Viewing prints online

August 3, 2009 § 1 Comment

Viewing art online is different than handling or hanging an object, a print. There are differences that I would like to discuss here.

A print is realized with the eyes in the “reflective” qualities achieved through varied methods of laying ink down on paper. Paper reflects the light from the space your in. As it has for centuries. Paper and ink has a cultural association with permanence. From the Nag Hammadi, Magna Carta, Durer’s Rhinoceros, to Photographic prints- Julia Margaret Cameron, Ansel Adams , Man Ray, etc.

This medium shares the common bond of intimacy. When we have a print in hand it becomes more than the ideas. It is accessible with a direct and irrevocable manner.

A screen or monitor, L.E.D.s, C.R.T.s, Etc. are back-lit. The light comes from the particular and varying method produced by the users screen. It is difficult for an artist to prescribe a consistent experience for multiple devices. The image becomes somewhat less of an intimate connection with the artist, yet much more deliverable.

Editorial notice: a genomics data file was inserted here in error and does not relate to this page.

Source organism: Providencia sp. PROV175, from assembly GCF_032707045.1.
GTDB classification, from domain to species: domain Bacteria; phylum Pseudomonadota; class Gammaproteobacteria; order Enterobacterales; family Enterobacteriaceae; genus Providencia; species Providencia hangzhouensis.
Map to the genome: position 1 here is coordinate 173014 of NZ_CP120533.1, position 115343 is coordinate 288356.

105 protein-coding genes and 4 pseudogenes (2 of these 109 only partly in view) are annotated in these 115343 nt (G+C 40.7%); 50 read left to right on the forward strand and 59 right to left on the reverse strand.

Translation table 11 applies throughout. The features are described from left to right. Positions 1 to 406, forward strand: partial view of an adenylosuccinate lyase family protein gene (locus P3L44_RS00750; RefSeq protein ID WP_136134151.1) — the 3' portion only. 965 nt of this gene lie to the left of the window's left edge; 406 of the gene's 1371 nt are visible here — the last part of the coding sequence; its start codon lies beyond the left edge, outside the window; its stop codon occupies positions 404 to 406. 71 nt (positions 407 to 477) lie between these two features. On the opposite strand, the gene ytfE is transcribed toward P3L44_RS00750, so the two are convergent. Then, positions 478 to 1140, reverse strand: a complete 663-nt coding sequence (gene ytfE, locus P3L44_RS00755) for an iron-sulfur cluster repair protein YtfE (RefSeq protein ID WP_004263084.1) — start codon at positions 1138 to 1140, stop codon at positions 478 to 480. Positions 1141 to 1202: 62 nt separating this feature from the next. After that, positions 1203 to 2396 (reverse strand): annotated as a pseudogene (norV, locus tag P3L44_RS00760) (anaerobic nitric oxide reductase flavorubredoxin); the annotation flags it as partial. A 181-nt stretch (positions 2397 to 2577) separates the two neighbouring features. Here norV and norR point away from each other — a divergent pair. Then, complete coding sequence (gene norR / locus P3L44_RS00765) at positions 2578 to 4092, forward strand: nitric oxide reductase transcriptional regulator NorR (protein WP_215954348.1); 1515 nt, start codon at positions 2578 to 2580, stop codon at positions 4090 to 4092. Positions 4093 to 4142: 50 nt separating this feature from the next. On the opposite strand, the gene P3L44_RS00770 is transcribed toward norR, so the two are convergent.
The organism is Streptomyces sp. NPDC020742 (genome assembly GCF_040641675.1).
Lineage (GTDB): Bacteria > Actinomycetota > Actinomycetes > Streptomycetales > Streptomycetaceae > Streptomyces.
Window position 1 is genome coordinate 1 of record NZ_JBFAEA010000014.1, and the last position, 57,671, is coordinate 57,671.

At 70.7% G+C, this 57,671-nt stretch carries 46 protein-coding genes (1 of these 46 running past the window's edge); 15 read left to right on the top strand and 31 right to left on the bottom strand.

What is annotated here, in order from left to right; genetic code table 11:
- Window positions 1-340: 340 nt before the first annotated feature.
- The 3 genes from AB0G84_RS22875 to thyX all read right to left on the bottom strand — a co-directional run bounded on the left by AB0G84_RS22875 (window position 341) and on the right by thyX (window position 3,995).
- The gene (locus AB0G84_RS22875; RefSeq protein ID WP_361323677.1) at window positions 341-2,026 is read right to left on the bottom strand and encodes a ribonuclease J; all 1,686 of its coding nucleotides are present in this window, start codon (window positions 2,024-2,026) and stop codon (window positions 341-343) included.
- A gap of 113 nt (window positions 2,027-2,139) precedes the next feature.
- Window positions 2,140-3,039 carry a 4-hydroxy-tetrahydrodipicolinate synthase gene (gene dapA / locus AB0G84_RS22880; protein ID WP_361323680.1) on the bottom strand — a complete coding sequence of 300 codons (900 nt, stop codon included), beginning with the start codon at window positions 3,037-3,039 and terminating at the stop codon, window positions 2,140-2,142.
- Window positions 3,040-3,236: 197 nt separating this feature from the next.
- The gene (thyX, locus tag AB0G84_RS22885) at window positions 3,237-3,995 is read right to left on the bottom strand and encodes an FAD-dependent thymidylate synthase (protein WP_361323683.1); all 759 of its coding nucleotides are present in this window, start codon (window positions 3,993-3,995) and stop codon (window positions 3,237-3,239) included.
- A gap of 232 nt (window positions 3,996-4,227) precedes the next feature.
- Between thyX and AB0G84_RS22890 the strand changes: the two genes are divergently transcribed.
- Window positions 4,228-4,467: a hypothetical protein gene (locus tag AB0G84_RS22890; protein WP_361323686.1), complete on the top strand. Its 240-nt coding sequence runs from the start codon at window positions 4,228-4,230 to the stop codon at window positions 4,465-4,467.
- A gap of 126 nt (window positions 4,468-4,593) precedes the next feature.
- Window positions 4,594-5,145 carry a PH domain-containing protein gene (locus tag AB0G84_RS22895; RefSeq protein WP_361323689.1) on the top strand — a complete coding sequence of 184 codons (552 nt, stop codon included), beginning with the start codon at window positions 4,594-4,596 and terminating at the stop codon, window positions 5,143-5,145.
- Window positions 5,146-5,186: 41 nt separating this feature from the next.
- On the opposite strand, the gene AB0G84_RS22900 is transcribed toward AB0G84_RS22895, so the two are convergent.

It is impossible to properly display a “print” online, they are two separate mediums, Hopefully the limitations of one are assisted by the advantages of the other.

When we look at images online, the issue of consistency of color and tonal range are similar to working with photoshop/printer color management workflow. When developing prints I can know before printing 95% or so what the print will look like, but the backlit monitor is not a reflective piece of paper.

There has been progress in standardizing color in browsers, Firefox and Safari have recently added I.C.C. profile reading (both require you to turn it on)  To explain; when a working in photoshop, A profile must be assigned. Colors become numbers. The profile’s numbers tell the monitor how to display a color.

Safari and Firefox can now tell what color-space the image is in and more accurately display the intended color. This is a step forward in allowing the intended color reach you, the viewer. The next step will be standardizing everyone’s monitor (Safari tells your monitor the correct colors but the monitors themselves vary in reading it!)

For me to get consistent color working on my screen I have to stick a hockey puck like thing every month or so on my screen and run the software to keep it in a correct color-space. This is not a practical way to give everyone online the same color/hue/luminance experience. It’s too damn complicated.

Someday this will be fixed,  yet the onscreen image will still not be a singular object, yours to keep or pass on. Stand alone, irrevocable.

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